Our recommendation to close the Excessive Deficit Procedure for Greece is another positive signal of financial stability and economic recovery in the country. I invite Greece to build on its achievements and continue to strengthen confidence in its economy, which is important for Greece to prepare its return to the financial markets.

Another positive signal?

That rather ignores this situation which I pointed out on the 22nd of May.

The scale of this collapse retains the power to shock as the peak pre credit crunch quarterly economic output of 63.3 billion Euros ( 2010 prices) fell to 59 billion in 2010 which led to the Euro area stepping in. However rather than the promised boom with economic growth returning in 2012 and then continuing at 2%+ as forecast the economy collapsed in that year at an annual rate of between 8% and 10% and as of the opening of 2017 quarterly GDP was 45.8 billion Euros.

Achievements? To achieve the holy grail of a target of a fiscal deficit on 3% of GDP they collapsed the economy. They also claimed that the economy would return to growth in 2012 and in the case of Commissioner Moscovici have claimed it every year since.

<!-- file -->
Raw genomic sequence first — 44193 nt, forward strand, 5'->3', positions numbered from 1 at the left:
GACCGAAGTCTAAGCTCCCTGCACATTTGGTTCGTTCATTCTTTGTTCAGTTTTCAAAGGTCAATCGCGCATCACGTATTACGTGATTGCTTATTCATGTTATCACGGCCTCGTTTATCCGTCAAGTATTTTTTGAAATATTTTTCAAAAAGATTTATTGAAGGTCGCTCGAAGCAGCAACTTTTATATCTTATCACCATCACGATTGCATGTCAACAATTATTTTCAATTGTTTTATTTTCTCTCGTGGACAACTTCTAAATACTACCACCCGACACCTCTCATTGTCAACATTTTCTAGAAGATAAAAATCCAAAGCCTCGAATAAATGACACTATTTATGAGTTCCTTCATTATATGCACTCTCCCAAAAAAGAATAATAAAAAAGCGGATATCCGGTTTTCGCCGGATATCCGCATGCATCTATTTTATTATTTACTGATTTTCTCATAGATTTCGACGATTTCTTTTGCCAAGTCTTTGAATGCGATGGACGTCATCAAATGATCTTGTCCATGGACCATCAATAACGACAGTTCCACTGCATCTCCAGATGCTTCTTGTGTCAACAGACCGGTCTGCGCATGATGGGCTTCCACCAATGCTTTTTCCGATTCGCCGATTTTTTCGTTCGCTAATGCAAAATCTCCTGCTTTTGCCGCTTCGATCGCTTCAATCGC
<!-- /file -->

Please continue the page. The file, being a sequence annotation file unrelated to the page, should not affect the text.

A return to financial markets?

Whilst politically this may sound rather grand this has more than a few economic issues with it. Firstly there is the issue of the current stock of debt as highlighted by this from the European Stability Mechanism on Monday.

Holding over 51% of the Greek public
debt, we are by far Greece’s biggest creditor a long-term partner

I note that the only reply points out that a creditor is not a partner.

The ESM already disbursed €39.4 bn to and combining EFSF it adds up to € 181.2 bn.

That is of course a stock measure so let us look at flow.

I am happy to announce the ESM
has today effectively disbursed €7.7 bn to Greece

I am sure he is happy as he has a job for life whether Greek and Euro area taxpayers are happy is an entirely different matter especially as we note this.

Of this disbursement, €6.9 bn will be used for debt servicing and €0.8 bn for arrears clearance